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The 'Emerging Democratic Majority' Isn't Assured—Unless the GOP Refuses to Change

Brendan Smialowski/AFP/Getty Images

The future of the GOP has been up for debate since its defeat in last November’s elections, and for the most part the question has been not if, but how Republicans should change. More recently, though, well-respected analysts are debating whether the GOP really needs to change at all. George Washington University's John Sides argued in the Washington Post that the 2012 results “didn’t prove that the Republican Party needs a reboot,” prompting New York Magazine's Jonathan Chait to recapitulate the “Emerging Democratic Majority” thesis and Real Clear Politics' Sean Trende to recapitulate his own thesis that 2012 postmortems "are overwrought."

I’m so tired of debating the “Emerging Democratic Majority.” Or maybe I’m just tired of the way the "Emerging Democratic Majority" gets debated. Many of its critics are responding to a different claim than the one made by John Judis and Ruy Teixeira in 2004's The Emerging Democratic Majority. Judis and Teixeira don’t argue, for instance, that Democrats are predestined to hold a permanent majority for several decades. Nor do they contend that Democrats can abandon white working-class voters. Judis and Teixeira preempt many of the most persuasive, if uninteresting responses, like the possibility that failure in governance or liberal overreach could prevent Democrats from winning as many elections as they would otherwise. The authors are willing to concede each of those points, and more.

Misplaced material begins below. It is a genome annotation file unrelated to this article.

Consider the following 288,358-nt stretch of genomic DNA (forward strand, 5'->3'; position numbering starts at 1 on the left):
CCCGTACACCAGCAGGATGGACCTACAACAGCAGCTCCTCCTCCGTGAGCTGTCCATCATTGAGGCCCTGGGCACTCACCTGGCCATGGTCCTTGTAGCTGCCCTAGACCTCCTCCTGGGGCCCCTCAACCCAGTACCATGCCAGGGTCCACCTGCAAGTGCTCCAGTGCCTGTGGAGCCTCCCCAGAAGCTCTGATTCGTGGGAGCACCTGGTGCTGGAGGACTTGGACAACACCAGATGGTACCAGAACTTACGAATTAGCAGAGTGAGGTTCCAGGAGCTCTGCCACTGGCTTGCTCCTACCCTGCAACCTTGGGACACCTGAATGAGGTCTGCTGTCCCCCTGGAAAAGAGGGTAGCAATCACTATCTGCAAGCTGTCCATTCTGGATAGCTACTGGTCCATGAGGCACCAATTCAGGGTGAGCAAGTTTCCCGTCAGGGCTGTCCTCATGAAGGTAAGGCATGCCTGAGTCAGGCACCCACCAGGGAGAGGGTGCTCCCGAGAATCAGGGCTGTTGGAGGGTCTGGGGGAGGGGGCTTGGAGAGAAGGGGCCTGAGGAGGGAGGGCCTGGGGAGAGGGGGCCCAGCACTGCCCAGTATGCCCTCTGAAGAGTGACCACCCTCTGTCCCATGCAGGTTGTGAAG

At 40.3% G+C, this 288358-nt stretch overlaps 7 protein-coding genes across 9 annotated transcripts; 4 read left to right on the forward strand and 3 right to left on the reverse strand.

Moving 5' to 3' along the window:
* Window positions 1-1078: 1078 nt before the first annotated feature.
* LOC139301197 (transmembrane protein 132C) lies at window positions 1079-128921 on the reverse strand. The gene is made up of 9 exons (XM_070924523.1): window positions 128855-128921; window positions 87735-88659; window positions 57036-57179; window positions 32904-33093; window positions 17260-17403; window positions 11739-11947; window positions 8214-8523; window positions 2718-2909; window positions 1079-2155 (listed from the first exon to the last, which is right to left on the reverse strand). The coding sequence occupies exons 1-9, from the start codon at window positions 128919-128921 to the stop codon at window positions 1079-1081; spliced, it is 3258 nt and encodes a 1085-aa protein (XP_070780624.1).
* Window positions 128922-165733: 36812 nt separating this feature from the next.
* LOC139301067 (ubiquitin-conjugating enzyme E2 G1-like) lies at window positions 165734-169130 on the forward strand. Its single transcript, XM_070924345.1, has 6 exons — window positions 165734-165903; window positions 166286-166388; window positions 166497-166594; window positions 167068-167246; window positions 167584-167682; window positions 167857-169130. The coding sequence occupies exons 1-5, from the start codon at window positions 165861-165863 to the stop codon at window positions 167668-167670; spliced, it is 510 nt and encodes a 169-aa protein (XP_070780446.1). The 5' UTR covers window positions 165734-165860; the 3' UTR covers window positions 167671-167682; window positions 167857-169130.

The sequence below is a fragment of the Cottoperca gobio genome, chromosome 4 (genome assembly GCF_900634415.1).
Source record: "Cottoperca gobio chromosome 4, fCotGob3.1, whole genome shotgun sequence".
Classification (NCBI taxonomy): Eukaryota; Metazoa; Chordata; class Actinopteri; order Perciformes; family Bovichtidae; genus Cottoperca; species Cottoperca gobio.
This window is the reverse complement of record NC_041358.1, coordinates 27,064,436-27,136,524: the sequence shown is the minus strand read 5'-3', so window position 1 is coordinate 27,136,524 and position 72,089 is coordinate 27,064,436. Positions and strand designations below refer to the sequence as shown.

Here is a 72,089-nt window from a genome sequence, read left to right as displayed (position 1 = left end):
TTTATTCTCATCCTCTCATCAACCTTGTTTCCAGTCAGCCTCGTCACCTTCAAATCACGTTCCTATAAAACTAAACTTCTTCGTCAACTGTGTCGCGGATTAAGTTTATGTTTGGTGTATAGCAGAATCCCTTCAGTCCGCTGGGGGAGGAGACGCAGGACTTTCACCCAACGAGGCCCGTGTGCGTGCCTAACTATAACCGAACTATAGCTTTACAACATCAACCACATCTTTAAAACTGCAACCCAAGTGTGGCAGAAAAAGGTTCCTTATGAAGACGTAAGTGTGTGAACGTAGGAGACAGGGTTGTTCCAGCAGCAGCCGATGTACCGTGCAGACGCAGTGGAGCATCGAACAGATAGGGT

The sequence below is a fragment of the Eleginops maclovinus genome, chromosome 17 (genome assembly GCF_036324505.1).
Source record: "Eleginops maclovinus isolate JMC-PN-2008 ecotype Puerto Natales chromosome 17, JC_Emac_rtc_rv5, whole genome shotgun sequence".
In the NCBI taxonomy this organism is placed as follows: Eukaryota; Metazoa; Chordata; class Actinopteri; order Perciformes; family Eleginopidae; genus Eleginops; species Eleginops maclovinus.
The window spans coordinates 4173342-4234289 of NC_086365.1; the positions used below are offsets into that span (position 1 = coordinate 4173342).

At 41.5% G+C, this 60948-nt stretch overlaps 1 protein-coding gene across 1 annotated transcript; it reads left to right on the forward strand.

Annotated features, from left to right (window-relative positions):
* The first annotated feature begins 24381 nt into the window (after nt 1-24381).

The debate over a permanent Democratic majority has devolved into discussions of long-term uncertainty (like the possibility that the economy will falter) and the perils of maintaining a diverse coalition (unforeseen issues could divide a coalition already fractured by culture and class). But Republican strategists and politicians won’t—can’t—count on Democrats' imploding between now and 2016. Who knows where the economy will be in four years? Even if Democrats might fracture one day, it is difficult to envision the Democratic coalition descending into internecine conflict anytime soon. Majorities don’t last, at least in part because minority parties make adjustments to capitalize on opportunities. After all, the New Deal coalition wasn’t won with appeals to free silver or a League of Nations.